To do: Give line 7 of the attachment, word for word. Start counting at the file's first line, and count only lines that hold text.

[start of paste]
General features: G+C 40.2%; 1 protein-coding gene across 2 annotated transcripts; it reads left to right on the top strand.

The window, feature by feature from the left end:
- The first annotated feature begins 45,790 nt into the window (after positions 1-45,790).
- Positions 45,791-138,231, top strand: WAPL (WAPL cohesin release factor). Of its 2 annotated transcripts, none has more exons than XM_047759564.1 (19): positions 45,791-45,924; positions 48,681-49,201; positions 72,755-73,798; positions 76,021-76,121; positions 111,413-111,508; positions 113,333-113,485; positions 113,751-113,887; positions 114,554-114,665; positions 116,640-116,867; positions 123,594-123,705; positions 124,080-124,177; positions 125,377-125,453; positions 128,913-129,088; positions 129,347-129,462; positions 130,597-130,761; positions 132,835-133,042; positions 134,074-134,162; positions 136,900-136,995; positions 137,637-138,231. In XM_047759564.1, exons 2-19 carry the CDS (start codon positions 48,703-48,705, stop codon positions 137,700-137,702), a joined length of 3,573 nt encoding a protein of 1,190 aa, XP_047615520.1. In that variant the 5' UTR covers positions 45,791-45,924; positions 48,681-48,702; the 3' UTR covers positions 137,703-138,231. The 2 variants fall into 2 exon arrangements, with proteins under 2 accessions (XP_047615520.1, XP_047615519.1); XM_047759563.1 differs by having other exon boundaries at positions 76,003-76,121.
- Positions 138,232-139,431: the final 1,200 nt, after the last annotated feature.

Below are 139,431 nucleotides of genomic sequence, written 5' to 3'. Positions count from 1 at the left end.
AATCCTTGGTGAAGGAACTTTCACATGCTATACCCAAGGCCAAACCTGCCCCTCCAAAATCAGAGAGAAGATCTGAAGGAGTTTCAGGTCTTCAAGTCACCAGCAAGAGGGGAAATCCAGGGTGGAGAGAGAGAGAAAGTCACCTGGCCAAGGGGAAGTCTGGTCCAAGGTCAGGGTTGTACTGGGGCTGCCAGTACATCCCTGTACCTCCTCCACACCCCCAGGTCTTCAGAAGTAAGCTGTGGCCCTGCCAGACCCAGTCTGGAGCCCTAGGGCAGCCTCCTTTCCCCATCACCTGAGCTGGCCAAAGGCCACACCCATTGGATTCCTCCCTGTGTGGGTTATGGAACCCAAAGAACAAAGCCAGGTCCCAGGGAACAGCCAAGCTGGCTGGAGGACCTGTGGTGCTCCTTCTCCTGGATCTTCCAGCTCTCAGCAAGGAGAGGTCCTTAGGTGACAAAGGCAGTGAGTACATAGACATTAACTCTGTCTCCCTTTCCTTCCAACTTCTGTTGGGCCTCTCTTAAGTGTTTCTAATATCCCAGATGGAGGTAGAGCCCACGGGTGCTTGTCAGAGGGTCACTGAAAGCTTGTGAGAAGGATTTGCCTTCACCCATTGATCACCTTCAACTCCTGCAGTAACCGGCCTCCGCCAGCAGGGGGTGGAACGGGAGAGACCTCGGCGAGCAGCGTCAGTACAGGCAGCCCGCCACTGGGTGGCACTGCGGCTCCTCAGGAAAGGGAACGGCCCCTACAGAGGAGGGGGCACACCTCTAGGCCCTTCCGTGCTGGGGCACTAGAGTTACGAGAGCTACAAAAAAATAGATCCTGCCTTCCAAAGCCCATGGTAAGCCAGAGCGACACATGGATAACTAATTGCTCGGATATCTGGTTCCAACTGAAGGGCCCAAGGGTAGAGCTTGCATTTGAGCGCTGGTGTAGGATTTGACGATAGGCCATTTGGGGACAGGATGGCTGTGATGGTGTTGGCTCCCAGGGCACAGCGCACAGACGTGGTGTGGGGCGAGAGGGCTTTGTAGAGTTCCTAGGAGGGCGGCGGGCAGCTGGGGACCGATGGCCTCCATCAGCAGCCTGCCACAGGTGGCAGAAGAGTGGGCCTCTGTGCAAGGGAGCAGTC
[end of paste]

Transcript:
AATCCTTGGTGAAGGAACTTTCACATGCTATACCCAAGGCCAAACCTGCCCCTCCAAAATCAGAGAGAAGATCTGAAGGAGTTTCAGGTCTTCAAGTCACCAGCAAGAGGGGAAATCCAGGGTGGAGAGAGAGAGAAAGTCACCTGGCCAAGGGGAAGTCTGGTCCAAGGTCAGGGTTGTACTGGGGCTGCCAGTACATCCCTGTACCTCCTCCACACCCCCAGGTCTTCAGAAGTAAGCTGTGGCCCTGCCAGACCCAGTCTGGAGCCCTAGGGCAGCCTCCTTTCCCCATCACCTGAGCTGGCCAAAGGCCACACCCATTGGATTCCTCCCTGTGTGGGTTATGGAACCCAAAGAACAAAGCCAGGTCCCAGGGAACAGCCAAGCTGGCTGGAGGACCTGTGGTGCTCCTTCTCCTGGATCTTCCAGCTCTCAGCAAGGAGAGGTCCTTAGGTGACAAAGGCAGTGAGTACATAGACATTAACTCTGTCTCCCTTTCCTTCCAACTTCTGTTGGGCCTCTCTTAAGTGTTTCTAATATCCCAGATGGAGGTAGAGCCCACGGGTGCTTGTCAGAGGGTCACTGAAAGCTTGTGAGAAGGATTTGCCTTCACCCATTGATCACCTTCAACTCCTGCAGTAACCGGCCTCCGCCAGCAGGGGGTGGAACGGGAGAGACCTCGGCGAGCAGCGTCAGTACAGGCAGCCCGCCACTGGGTGGCACTGCGGCTCCTCAGGAAAGGGAACGGCCCCTACAGAGGAGGGGGCACACCTCTAGGCCCTTCCGTGCTGGGGCACTAGAGTTACGAGAGCTACAAAAAAATAGATCCTGCCTTCCAAAGCCCATGGTAAGCCAGAGCGACACATGGATAACTAATTGCTCGGATATCTGGTTCCAACTGAAGGGCCCAAGGGTAGAGCTTGCATTTGAGCGCTGGTGTAGGATTTGACGATAGGCCATTTGGGGACAGGATGGCTGTGATGGTGTTGGCTCCCAGGGCACAGCGCACAGACGTGGTGTGGGGCGAGAGGGCTTTGTAGAGTTCCTAGGAGGGCGGCGGGCAGCTGGGGACCGATGGCCTCCATCAGCAGCCTGCCACAGGTGGCAGAAGAGTGGGCCTCTGTGCAAGGGAGCAGTC